Increased Penlaty for Assault and Battery on Police Officer or Public Employee
When an assult and battery occurs upon a police officer or other public employee, the fact that the alleged victim was a public employee is treated as an aggravating circumstance. The result is that the penalty for the assault and battery is increased to include a minimum sentence of nintey days in jail.
Increased Chance of Being Charged
It takes significantly less to find yourself charged with assault and battery on a police officer than it does to find yourself charged with assault and battery on anyone else. Police do a job which (rightly or wrongly) regularly provokes the outrage of the people they are dealing with, and at the same time, police are particularly cognizant of how little force it takes to constitute an assault and battery. To make matters worse for the defendant, unlike ordinary alleged victims of assault and battery, police officers are accustomed to keeping track of, and appearing for court appointments, and giving testimony before a court.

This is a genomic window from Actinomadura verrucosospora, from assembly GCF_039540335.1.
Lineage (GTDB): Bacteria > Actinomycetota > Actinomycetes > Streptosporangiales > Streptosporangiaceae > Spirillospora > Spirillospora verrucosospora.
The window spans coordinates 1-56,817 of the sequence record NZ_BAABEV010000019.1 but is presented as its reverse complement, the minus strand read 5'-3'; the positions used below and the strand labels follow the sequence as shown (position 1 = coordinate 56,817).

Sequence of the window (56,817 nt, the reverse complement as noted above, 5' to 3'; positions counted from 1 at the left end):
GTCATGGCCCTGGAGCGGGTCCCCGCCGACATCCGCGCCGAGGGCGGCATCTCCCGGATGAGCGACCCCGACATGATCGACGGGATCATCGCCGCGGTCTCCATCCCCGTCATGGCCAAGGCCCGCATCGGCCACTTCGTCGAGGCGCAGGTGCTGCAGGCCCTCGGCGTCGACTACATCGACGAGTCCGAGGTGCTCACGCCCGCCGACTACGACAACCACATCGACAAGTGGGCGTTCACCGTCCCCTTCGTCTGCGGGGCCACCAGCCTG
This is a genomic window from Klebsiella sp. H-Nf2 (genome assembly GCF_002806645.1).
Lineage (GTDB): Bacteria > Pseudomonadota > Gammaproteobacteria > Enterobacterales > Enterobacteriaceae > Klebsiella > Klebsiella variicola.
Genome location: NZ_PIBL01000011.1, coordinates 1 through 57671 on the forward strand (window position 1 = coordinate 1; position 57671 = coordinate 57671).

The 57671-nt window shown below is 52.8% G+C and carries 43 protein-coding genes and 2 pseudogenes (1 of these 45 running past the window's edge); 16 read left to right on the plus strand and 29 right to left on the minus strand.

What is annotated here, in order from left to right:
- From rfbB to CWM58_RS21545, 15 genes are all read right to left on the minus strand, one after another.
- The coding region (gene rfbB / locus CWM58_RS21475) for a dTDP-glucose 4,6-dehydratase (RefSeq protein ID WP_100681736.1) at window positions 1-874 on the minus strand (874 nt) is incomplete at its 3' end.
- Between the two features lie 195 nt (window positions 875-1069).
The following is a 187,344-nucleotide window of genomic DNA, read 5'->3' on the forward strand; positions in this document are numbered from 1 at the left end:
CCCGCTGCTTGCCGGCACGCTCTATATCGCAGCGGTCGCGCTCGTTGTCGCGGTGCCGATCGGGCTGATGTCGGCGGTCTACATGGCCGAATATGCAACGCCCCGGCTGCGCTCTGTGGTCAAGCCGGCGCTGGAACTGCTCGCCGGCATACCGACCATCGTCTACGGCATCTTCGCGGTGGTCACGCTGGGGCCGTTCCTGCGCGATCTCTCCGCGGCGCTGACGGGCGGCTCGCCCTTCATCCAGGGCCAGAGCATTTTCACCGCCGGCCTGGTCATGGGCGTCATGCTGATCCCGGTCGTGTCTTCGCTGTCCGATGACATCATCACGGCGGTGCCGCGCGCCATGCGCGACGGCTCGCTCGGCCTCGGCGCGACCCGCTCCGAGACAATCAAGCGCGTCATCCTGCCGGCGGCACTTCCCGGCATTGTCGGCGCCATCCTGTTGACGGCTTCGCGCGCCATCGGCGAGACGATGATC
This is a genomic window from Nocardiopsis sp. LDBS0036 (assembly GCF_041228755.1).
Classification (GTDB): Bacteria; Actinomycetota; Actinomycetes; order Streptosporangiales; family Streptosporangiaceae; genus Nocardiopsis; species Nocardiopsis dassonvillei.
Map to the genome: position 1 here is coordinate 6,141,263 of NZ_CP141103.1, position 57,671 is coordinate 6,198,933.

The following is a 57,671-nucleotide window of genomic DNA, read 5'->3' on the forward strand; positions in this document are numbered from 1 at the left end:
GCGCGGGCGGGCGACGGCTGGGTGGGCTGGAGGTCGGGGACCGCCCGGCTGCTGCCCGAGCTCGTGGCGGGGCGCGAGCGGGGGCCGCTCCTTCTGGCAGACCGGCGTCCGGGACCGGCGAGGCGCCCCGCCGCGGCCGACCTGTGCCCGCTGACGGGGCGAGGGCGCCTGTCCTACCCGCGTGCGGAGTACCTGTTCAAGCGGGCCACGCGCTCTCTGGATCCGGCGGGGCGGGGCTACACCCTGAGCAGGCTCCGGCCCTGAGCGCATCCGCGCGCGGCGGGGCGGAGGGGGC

Defending the Charge of Assault and Battery on a Police Officer
Still, the charge of assault and battery on a police officer is susceptible to certain common defenses. In cases where the police have charged someone with assault and battery for relatively benign conduct, there are ways of presenting that fact to a jury so that they will see the difference. In cases where someone was flailing during arrest (and, in which case, were probably also charged with disorderly conduct and disturbing the peace) and accidently hit the officer, there can be genuine doubt as to whether the touching was intentional.
If you are charged with assault and battery on a police officer you should always consult an attorney. Sometimes the police add this charge to create a record of what they say happened, sometimes they add it to a list of other charges just to increase the potential penalties a defendant faces, and sometimes it is something they really want to see pursued. Both the District Attorney and the law treat police as victims of assault and battery differently than they do a civilian, but police are just people who can be cross examined like anyone else. A criminal defense attorney can help you decide how best to defend these charges.
See: G.L. c. 265 s. 13D; Disorderly Conduct/Disturbing the Peace.